Police deployed on to the streets of Athens as German finance minister Wolfgang Schaeuble visits Greece
Wolfgang Schaeuble is visiting the austerity-ridden country today to offer a further €100m euros of funding, however many blame Germany for the country's economic woes
Some 3,500 police have been deployed on to the streets of Athens today in expectation of protests as German finance minister Wolfgang Schaeuble makes his first visit to the country since 2009.
Mr Schaeuble is visiting Greece, which is in its sixth year of recession, to offer a €100m for fund to promote economic growth.
With unemployment in the country at nearly 27 per cent - more than double the eurozone average of 12.2 per cent - many see Germany to blame for forcing cuts in return for multi-billion euro bailouts.
Speaking on German TV yesterday evening, Mr Schaeuble said: "My visit comes at the request of the Greek Prime Minister to show that we trust Greece, that we want to do everything we can bilaterally to support Greece on its difficult path."
"I'm not the super-troika," he added, referring to the partnership of the IMF, the European Central Bank and the European Commission set up to address the economic issues facing southern Europe.
Many in Greece feel that German Chancellor Angela Merkel is stalling a debate on further debt relief for Greece until after federal elections in September. She has said that she does not see the need for a fresh "haircut" any time soon.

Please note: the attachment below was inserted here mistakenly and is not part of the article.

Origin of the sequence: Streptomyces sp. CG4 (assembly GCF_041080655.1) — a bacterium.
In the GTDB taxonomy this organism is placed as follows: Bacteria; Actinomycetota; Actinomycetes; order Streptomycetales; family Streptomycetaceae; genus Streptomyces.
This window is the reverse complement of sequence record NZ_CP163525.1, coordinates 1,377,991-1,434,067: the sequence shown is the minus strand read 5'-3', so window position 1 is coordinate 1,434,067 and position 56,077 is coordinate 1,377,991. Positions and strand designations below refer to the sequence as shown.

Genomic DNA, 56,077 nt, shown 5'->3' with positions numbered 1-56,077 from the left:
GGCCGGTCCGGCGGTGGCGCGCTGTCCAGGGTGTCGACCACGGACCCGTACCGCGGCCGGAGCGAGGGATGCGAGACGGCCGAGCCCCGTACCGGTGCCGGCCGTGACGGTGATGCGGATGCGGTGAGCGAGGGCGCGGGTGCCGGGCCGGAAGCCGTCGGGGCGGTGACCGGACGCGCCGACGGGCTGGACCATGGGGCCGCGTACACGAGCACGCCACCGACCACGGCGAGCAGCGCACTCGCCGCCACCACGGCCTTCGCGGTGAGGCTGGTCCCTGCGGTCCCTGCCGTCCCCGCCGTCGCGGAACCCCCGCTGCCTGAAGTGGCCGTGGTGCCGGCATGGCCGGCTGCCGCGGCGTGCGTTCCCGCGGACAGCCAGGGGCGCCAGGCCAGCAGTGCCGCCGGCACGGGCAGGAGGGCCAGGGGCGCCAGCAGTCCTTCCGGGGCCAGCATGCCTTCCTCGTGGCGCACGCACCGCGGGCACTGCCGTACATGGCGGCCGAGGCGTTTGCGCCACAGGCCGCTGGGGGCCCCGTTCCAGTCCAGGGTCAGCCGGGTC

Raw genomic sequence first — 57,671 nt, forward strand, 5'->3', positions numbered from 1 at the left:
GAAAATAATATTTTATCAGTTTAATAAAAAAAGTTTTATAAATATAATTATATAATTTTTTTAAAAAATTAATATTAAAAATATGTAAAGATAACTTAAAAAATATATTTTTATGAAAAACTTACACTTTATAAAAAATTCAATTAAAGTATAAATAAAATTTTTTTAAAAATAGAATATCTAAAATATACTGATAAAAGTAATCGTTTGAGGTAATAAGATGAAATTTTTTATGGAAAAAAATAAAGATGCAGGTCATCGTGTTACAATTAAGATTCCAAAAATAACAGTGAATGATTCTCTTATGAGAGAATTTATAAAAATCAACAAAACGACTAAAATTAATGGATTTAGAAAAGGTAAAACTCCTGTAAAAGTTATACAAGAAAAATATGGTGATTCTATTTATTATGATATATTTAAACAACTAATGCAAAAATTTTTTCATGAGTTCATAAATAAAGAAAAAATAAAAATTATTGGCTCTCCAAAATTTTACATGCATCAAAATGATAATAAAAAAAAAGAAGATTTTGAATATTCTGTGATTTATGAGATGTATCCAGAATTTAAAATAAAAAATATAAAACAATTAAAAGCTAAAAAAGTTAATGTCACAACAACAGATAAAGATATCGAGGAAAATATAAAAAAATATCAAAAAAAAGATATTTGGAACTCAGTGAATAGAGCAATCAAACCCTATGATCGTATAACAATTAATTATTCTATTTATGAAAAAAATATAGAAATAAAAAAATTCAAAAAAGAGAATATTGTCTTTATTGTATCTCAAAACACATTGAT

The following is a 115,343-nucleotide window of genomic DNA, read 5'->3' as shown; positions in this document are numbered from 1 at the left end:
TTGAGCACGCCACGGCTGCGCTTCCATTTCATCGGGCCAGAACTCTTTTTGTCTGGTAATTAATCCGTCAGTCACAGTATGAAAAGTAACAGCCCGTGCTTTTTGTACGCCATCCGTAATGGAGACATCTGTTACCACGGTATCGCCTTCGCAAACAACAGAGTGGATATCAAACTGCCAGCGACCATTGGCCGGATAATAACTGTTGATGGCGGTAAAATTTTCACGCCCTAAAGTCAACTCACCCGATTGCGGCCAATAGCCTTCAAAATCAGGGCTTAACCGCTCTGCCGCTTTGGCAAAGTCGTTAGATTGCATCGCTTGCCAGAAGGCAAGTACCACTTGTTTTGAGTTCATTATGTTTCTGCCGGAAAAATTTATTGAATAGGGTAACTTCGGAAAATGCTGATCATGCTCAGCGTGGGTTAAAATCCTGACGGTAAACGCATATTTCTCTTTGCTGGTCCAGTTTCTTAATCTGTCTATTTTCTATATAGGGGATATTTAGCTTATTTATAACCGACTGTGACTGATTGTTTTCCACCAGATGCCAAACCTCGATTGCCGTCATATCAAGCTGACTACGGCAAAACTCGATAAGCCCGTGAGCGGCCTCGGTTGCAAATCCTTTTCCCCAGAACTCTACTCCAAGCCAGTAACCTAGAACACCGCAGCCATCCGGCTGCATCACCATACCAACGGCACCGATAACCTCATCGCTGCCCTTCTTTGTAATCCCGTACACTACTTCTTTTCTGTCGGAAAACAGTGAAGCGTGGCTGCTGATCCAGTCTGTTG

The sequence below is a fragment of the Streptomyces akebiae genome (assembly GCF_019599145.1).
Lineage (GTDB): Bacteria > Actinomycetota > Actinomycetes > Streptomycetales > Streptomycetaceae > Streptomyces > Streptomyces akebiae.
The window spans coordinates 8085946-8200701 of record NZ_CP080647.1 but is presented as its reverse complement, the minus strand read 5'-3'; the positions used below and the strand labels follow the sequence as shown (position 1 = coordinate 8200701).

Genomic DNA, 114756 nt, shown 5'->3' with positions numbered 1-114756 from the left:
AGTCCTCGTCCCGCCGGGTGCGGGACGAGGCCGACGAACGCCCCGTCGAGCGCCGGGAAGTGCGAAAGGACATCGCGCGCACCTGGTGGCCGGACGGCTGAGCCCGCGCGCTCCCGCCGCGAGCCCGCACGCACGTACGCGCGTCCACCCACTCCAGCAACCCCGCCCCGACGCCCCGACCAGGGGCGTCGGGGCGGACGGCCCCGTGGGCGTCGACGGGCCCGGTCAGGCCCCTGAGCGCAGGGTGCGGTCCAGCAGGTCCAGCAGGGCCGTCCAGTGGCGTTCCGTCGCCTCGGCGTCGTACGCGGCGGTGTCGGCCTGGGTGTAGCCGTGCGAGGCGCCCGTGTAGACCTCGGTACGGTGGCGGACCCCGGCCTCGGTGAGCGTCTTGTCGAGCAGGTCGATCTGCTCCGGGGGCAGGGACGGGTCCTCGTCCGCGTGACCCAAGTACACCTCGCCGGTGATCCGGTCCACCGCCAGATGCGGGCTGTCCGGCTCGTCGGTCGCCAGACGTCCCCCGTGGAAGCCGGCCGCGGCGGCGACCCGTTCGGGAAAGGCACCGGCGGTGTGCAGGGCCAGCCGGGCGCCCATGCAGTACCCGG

While echoing these sentiments, Mr Schaeuble has not ruled out a fresh aid programme, saying that international lenders may have to step in after the current one expires at the end of next year.
Germany is keen to maintain its image amongst the southern European countries, many citizens of which view their northern neighbour as setting an agenda of austerity, as social and political unrest grows.
One headline in an Athens newspaper made reference to wartime reparations, that many Greeks feel Germany owe to them. "Mr. Schäuble, Bring Back What You Stole!" it read in German.
"I can understand the people in Greece," Mr Schaeuble said, while reiterating that reforms offered the only path to a sustainable future for the Greek economy.
"You won't get the yacht owners and the super-rich because they don't have their place of residence in Greece anymore. That's always the case. World history is never totally fair. Of course that annoys me," he added.
Germany has recently moved to more bilateral agreements within the eurozone, announcing a grant of roughly €1bn (£860m) to small and medium-sized companies in Spain. Mr Schaeuble indicated that the deal could provide a model for future dealings with other countries, particularly Portugal.
Greece last week received a further lifeline from the IMF and eurozone. However patience is waning, as the country is seen to have not kept its side of the bargain by failing to make reforms, despite being supported by emergency funds since May 2010.
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